A new forecast for the UK economy – Winter 2015 – has been launched by the CBR. The authors of the report are Dr Graham Gudgin and Ken Coutts, of the Centre for Business Research, University of Cambridge; and Professor Neil Gibson and Jordan Buchanan, of the Economic Policy Centre, Ulster Business School, the Ulster University, Belfast.
This forecast is generated by a newly developed model in the Keynesian tradition which provides an alternative to the model of the Office for Budget Responsibility (OBR). The main points in the forecast are:
- GDP is forecast to grow at 2.2 per cent in 2016, slowing to only a little over one per cent by 2020, and hence well below the OBR’s expectation for GDP growth at close to 2.4 per cent per annum.
- The Government deficit is projected to stabilise at two per cent of GDP and hence the Government is projected to miss its target of balancing its budget by 2019/20.
- Employment growth is expected to slow in 2017 before beginning to fall in 2018, accompanied by rising unemployment, up to 6.8 per cent of the labour force by 2020.
- Net trade is expected to remain a drag on UK growth throughout the parliament with a balance of payments deficit remaining in the range four to five per cent of GDP until 2020. Consumer debt is projected to begin increasing rapidly, rising to 170 per cent of income by 2020, the highest ever recorded.
It is not widely appreciated that the OBR rely on an assumption that productive capacity in the UK economy will grow at a steady rate of close to 2.4 per cent per annum, and since the economy is already close to full capacity operation, 2.4 per cent per annum becomes their forecast for GDP growth. We regard the OBR’s approach as optimistic. As with all forecast models anchored around a trend rate of growth their insight into future growth is limited by their assumptions. This is an important limitation since the OBR’s approach underpins the Chancellor’s Autumn Statement and his plan to increase public spending while maintaining a target to reduce the public sector deficit to zero by 2019-2020.
The new CBR forecasts avoid any assumption about productivity growth and envisage that the remaining degree of planned austerity will reduce growth in GDP to 2.2 per cent in 2016 and two per cent in 2017 with growth below 1.5 per cent per annum in 2018-2020 and beyond. This in turn is projected to generate lower tax revenues than projected by the OBR, causing the Chancellor to miss his deficit target by some margin. Our forecast is that the Government’s debt will remain high, at 77 per cent of GDP in 2020 well above the OBR’s forecast of 71 per cent.
Faltering growth in GDP and rising interest rates are projected to lead to an end to the employment boom, and to rising unemployment after 2016. Austerity policies, even in the new austerity-lite form, mean that without strong stimulus from the UK private or foreign sectors the economy would lapse back into recession. In practice we believe that expanding household borrowing for housing and consumption will maintain growth in GDP up to 2020, albeit at a slowing rate.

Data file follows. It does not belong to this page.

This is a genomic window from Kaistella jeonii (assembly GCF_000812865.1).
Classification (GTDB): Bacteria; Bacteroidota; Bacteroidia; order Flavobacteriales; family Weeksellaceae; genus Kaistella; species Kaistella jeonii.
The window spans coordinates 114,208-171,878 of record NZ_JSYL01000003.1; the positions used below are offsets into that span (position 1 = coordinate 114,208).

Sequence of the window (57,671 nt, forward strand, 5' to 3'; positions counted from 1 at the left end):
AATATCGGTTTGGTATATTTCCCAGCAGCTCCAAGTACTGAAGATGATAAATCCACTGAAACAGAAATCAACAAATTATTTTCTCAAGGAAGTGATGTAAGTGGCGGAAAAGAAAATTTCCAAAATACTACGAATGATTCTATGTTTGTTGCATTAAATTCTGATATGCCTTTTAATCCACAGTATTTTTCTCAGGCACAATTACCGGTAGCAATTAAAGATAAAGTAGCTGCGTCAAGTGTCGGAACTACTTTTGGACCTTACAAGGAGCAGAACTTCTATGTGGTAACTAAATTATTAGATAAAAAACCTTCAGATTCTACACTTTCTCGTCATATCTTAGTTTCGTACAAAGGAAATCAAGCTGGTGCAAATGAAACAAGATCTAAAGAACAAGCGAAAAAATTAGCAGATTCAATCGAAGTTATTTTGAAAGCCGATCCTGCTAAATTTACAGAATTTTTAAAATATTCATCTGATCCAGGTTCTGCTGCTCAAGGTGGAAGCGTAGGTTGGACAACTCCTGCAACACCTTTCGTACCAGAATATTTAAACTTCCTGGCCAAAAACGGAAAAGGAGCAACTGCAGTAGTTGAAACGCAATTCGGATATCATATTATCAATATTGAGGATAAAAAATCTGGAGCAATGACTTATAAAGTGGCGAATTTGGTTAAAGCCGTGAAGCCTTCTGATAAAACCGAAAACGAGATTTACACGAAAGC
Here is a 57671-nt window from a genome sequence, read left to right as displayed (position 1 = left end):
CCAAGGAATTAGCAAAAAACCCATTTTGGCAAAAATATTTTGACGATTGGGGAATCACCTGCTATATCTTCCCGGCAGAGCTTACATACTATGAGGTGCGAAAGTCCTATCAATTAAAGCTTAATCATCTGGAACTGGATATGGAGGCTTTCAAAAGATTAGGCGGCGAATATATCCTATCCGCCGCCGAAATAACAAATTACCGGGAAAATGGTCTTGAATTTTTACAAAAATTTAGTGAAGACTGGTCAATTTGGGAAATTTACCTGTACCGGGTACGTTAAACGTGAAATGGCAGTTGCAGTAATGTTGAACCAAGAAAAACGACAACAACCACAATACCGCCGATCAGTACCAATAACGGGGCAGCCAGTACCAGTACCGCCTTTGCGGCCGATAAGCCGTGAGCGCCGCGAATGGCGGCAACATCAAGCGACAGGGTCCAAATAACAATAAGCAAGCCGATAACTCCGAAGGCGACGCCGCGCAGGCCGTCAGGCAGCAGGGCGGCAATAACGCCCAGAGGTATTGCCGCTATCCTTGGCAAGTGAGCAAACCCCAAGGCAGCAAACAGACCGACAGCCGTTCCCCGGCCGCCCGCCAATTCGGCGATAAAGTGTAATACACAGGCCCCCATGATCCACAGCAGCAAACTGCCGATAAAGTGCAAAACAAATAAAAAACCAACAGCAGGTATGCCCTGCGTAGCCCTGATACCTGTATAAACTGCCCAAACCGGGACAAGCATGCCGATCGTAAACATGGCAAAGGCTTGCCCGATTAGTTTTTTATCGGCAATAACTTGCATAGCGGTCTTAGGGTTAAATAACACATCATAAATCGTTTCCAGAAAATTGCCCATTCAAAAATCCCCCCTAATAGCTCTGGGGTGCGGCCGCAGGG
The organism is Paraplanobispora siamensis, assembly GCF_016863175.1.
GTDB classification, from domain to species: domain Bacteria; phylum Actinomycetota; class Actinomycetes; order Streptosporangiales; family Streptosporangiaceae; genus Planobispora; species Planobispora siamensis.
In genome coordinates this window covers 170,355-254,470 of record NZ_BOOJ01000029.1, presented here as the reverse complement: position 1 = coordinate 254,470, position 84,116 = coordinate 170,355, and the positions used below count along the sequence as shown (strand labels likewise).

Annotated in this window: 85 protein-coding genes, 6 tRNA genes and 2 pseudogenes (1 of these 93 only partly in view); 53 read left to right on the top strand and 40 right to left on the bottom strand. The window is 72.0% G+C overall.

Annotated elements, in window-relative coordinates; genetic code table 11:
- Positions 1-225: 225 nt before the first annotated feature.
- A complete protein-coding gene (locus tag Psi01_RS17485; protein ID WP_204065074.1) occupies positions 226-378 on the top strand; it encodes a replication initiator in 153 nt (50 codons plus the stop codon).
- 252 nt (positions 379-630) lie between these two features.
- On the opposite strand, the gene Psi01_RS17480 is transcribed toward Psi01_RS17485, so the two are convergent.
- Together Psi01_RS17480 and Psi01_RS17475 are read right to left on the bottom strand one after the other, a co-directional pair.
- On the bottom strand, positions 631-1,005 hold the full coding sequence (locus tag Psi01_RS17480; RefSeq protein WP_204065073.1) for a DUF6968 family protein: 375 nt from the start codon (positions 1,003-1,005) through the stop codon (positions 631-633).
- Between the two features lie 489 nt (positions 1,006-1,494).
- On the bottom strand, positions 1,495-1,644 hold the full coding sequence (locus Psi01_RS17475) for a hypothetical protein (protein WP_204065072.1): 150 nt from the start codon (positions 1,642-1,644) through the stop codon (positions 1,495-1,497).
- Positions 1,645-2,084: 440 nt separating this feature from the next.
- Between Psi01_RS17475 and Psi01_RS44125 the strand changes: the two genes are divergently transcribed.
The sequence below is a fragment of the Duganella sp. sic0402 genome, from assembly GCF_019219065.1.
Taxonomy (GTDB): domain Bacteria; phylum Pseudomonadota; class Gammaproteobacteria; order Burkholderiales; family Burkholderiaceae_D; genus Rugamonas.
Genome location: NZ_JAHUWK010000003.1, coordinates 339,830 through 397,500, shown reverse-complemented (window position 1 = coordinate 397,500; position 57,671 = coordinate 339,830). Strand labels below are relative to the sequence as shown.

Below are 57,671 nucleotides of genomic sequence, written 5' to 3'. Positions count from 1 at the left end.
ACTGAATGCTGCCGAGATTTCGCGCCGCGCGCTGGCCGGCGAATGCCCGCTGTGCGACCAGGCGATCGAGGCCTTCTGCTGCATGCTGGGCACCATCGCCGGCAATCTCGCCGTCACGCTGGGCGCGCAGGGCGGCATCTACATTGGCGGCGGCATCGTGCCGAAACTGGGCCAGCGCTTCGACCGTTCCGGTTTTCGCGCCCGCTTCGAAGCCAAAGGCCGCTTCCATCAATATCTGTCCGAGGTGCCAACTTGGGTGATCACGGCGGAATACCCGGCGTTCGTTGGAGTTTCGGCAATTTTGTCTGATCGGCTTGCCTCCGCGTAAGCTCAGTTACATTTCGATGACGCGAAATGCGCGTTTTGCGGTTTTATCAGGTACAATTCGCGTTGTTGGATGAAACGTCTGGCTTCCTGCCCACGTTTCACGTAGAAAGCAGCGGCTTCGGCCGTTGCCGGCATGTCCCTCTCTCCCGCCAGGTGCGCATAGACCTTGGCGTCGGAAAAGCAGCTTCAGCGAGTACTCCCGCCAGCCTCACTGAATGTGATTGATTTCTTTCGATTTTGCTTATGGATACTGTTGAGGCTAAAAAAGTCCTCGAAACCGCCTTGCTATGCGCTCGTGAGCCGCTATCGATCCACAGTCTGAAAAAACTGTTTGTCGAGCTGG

However, a reliance on household borrowing to generate growth makes for an unbalanced economy. Household debt is already higher than government debt, and both household debt and house prices are projected to rise to unprecedented levels relative to incomes at the same time as public debt is planned to decline as a proportion of GDP. Eventually, the levels of household borrowing are expected to moderate as interest rates rise, and as indebtedness becomes unsustainable and house prices become unaffordable. The consequence is that beyond 2020 the main private sector driver of growth is expected to wilt, keeping subsequent growth in GDP below a slow rate 1.5 per cent per annum even if government spending picks up.
While the growth in household debt begins to moderate, the level of household debt is still projected to rise, leading to excessively high house prices, and this will make the economy susceptible to another financial collapse between 2020 and 2025.
The forecast report includes an alternative ‘reflation’ scenario in which government current and capital spending on goods and services grow much more rapidly than under existing government plans, including a substantial house-building programme by housing associations. The scenario selects the largest increases in spending compatible with inflation at under four per cent per annum and a ceiling on the ratio of public sector debt to GDP close to 80 per cent.
This generates a cumulative £160 billion of additional real public spending by 2020 and 400 billion by 2025. In this scenario real GDP grows 0.5 per cent per annum faster than in the baseline projection up to 2020 and unemployment remains low, at between four per cent and five per cent, and 700,000 lower than in the baseline forecast by 2020. The result is more balanced in that house prices are little higher by 2020 relative to incomes than today, and the ratio of household debt to income is lower than in the baseline projection. The reflation scenario would reduce the danger of a new banking collapse but at the cost of one per cent per annum higher inflation and higher public debt than in the baseline. While austerity runs a real risk of another financial collapse and recession, a reflationary approach carries the risk of higher public sector debt if a major economic shock were to spread to the UK from abroad.